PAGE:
Jellyfish (Scypho- and Hydromedusae) are widespread and diverse representatives of the gelatinous zooplankton and thus attract attention in many ecological and taxonomic studies.
However, the correct identification of different developmental stages and the adequate fixation of their gelatinous bodies are challenging tasks in jellyfish taxonomy. Most diagnostic features are still recognizable in formalin preserved samples. In contrast, fixation in ethanol, the most common preservative for later DNA analysis, causes distortion of morphological features of the gelatinous and fragile medusae.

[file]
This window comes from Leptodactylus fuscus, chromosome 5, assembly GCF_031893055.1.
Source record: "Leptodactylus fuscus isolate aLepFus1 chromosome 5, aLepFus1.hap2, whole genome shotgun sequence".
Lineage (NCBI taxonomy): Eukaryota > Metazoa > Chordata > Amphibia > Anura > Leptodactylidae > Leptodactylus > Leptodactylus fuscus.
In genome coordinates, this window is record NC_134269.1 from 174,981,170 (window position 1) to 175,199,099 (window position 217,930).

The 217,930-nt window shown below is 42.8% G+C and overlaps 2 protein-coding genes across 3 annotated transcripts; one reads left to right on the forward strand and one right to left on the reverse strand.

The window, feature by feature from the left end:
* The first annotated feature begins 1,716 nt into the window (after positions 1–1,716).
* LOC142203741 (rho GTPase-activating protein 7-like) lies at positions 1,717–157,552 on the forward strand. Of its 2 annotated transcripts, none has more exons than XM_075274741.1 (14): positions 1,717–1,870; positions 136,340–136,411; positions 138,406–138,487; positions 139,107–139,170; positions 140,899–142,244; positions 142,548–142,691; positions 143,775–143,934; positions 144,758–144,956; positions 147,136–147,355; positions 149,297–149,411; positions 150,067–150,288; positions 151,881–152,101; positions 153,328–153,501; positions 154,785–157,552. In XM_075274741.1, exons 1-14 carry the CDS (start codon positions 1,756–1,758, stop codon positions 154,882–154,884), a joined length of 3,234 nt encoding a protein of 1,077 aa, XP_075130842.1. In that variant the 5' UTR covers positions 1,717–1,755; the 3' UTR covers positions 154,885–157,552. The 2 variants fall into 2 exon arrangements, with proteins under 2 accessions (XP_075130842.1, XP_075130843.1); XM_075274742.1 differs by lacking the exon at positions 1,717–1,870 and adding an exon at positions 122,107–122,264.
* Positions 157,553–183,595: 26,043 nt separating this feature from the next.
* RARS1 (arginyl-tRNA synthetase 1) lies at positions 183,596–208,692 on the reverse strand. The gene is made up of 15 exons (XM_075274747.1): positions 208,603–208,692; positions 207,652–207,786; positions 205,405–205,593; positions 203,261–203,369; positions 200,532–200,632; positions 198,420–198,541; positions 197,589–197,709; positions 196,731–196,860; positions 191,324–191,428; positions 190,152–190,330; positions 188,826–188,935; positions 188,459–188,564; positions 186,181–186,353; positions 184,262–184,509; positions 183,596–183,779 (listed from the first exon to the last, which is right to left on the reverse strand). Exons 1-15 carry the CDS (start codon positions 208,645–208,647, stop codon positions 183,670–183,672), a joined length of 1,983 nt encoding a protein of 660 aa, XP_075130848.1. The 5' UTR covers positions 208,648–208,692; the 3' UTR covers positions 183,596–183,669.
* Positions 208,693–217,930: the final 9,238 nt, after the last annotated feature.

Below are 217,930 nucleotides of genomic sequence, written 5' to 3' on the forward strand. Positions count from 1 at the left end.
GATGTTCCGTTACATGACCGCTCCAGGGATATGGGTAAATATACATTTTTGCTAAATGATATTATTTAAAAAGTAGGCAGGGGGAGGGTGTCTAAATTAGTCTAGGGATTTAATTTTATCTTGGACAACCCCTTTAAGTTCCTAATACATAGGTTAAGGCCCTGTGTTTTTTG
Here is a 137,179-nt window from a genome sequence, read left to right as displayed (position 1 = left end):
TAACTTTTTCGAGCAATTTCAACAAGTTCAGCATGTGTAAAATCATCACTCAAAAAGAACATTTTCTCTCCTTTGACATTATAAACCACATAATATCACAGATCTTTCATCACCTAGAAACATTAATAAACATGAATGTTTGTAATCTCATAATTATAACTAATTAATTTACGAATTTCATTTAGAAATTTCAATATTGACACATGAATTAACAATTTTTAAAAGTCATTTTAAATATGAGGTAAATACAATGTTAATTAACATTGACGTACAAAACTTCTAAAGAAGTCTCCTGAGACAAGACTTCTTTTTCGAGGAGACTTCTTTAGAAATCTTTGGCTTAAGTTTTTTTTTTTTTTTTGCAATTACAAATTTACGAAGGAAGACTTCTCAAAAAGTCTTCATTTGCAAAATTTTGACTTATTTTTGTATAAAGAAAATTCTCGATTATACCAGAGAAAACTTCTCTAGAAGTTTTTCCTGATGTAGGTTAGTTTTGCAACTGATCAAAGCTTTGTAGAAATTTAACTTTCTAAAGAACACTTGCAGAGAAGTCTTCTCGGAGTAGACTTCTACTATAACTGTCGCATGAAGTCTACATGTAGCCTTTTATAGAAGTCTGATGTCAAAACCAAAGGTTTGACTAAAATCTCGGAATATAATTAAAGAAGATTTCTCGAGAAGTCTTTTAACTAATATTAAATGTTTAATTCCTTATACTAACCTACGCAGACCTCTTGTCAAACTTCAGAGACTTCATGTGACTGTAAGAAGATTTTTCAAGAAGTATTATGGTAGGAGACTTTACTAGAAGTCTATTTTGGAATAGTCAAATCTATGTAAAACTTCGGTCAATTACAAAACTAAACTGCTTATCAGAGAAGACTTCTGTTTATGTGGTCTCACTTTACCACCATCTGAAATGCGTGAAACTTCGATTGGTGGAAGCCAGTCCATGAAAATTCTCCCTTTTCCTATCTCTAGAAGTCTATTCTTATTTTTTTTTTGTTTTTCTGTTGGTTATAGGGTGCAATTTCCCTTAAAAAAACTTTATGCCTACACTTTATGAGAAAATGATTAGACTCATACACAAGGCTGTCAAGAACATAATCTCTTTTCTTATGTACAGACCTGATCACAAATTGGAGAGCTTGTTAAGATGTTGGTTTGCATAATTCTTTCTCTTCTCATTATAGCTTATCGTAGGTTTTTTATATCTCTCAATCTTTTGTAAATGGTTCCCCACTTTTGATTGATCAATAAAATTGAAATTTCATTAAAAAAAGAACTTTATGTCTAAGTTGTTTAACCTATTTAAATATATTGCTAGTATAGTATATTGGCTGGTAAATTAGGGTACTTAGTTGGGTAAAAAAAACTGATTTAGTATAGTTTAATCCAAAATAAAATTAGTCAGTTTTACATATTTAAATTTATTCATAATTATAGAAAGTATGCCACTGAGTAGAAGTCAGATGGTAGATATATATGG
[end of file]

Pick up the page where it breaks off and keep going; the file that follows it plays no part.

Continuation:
Molecular taxonomy provides an additional tool for species identification, particularly useful for the identification of life stages and species with few diagnostic morphological features. In addition, genetic analyses are helpful for the discrimination of closely related species with a similar or identical morphology. Our studies provide the link between morphological and molecular genetic discrimination and identification methods, demonstrating the power of this integrated approach in cnidarian taxonomy. This approach was realized successfully for scyphozoan, hydrozoan and staurozoan species occurring in the German Bight, North Sea (Laakmann & Holst 2014, Holst & Laakmann 2014, Holst et al. 2019). The combination of morphological and molecular genetic investigations confirmed the occurrence of the stalked jellyfish Haliclystus tenuis (Staurozoa) in the North Sea (Holst & Laakmann 2019). It was previously assumed that the geographical range of this staurozoan species would be limited to the northwest Pacific.